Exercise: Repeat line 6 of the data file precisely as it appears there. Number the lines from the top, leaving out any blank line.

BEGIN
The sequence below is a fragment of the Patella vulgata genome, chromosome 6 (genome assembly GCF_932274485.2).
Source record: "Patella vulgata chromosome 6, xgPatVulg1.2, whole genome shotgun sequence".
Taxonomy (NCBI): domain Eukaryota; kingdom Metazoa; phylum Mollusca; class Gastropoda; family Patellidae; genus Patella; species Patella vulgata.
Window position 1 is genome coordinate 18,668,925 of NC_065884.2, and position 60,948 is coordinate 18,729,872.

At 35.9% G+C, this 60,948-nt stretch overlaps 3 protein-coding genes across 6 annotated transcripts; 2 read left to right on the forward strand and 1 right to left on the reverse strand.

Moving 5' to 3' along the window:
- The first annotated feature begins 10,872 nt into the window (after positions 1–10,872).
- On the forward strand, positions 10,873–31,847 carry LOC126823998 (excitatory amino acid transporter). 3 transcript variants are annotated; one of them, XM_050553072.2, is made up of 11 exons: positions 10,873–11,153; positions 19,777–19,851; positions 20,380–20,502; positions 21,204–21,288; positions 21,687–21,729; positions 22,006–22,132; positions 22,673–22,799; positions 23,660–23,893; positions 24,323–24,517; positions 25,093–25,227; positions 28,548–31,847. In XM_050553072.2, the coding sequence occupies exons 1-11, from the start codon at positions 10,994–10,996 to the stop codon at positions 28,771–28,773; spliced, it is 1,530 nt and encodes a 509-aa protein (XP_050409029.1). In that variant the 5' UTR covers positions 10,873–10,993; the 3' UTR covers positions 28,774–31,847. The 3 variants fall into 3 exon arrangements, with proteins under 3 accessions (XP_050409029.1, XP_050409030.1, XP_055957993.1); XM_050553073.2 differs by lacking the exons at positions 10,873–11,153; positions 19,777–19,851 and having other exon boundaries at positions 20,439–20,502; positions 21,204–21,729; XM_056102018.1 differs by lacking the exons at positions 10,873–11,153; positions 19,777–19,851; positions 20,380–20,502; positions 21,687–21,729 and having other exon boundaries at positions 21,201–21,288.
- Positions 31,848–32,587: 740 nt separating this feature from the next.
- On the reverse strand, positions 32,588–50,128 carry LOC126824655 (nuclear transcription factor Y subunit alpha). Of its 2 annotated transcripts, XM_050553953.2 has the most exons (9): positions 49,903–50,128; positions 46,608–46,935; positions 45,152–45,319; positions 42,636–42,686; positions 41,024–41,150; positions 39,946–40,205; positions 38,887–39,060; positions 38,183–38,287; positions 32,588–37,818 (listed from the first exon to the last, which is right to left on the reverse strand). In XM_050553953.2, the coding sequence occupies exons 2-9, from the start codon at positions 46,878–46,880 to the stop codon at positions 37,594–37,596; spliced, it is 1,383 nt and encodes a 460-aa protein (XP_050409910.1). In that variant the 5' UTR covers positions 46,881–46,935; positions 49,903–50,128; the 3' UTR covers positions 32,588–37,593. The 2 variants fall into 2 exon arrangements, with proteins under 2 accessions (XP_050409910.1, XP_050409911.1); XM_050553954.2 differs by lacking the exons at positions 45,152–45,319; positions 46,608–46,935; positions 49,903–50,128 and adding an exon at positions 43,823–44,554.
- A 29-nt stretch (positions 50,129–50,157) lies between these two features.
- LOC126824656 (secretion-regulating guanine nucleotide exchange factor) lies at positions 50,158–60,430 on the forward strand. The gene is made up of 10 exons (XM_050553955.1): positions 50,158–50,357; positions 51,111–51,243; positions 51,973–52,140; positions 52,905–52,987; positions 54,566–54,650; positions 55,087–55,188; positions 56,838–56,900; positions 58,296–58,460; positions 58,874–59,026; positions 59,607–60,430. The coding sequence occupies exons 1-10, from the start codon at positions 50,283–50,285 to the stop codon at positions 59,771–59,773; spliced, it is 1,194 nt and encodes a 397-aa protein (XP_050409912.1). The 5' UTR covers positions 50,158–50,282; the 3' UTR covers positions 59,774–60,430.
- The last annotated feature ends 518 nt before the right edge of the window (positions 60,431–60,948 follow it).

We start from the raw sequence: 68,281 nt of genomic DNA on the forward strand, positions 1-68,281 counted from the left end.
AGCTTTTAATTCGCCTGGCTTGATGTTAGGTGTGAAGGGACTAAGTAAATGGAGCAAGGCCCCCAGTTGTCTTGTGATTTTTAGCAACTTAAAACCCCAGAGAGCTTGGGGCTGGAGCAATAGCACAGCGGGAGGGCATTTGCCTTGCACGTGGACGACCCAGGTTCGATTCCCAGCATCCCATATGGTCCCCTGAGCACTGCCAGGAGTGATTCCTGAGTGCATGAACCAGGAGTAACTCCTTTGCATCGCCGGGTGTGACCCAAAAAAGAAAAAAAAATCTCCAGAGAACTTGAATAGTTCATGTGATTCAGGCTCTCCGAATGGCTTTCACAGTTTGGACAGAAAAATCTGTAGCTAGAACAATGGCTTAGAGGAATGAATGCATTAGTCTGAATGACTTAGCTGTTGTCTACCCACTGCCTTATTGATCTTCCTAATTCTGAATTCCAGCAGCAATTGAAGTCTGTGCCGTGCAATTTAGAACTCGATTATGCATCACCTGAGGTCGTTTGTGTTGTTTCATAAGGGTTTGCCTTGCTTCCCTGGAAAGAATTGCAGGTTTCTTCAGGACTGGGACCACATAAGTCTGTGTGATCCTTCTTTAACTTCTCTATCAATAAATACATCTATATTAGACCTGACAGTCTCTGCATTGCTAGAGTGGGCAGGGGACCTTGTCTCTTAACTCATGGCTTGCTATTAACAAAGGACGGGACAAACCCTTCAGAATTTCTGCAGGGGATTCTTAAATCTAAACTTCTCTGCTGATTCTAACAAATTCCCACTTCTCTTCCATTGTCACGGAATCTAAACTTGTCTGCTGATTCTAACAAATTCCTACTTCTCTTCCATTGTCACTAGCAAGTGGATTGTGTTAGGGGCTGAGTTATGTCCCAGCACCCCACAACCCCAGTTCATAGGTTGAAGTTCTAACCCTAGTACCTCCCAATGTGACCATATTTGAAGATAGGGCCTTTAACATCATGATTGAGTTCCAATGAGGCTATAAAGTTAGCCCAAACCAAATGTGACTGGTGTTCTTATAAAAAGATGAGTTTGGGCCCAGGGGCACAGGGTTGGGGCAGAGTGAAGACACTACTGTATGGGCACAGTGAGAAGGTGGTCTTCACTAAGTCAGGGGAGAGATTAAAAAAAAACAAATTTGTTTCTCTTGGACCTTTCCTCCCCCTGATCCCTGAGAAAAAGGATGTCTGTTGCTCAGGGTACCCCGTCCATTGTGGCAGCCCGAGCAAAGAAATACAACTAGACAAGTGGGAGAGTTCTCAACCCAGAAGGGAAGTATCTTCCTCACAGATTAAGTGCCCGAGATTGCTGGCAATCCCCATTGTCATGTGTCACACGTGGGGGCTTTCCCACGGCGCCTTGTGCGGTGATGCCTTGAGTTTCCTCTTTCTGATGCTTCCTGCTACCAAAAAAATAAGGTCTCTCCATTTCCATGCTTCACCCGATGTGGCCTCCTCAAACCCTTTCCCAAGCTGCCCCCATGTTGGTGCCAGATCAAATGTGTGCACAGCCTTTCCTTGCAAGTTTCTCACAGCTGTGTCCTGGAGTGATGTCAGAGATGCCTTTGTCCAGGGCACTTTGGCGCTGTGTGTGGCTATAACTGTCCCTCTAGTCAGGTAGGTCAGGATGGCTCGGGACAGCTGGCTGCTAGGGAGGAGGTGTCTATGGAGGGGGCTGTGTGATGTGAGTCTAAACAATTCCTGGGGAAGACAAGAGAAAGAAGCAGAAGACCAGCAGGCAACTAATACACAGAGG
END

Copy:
Moving 5' to 3' along the window: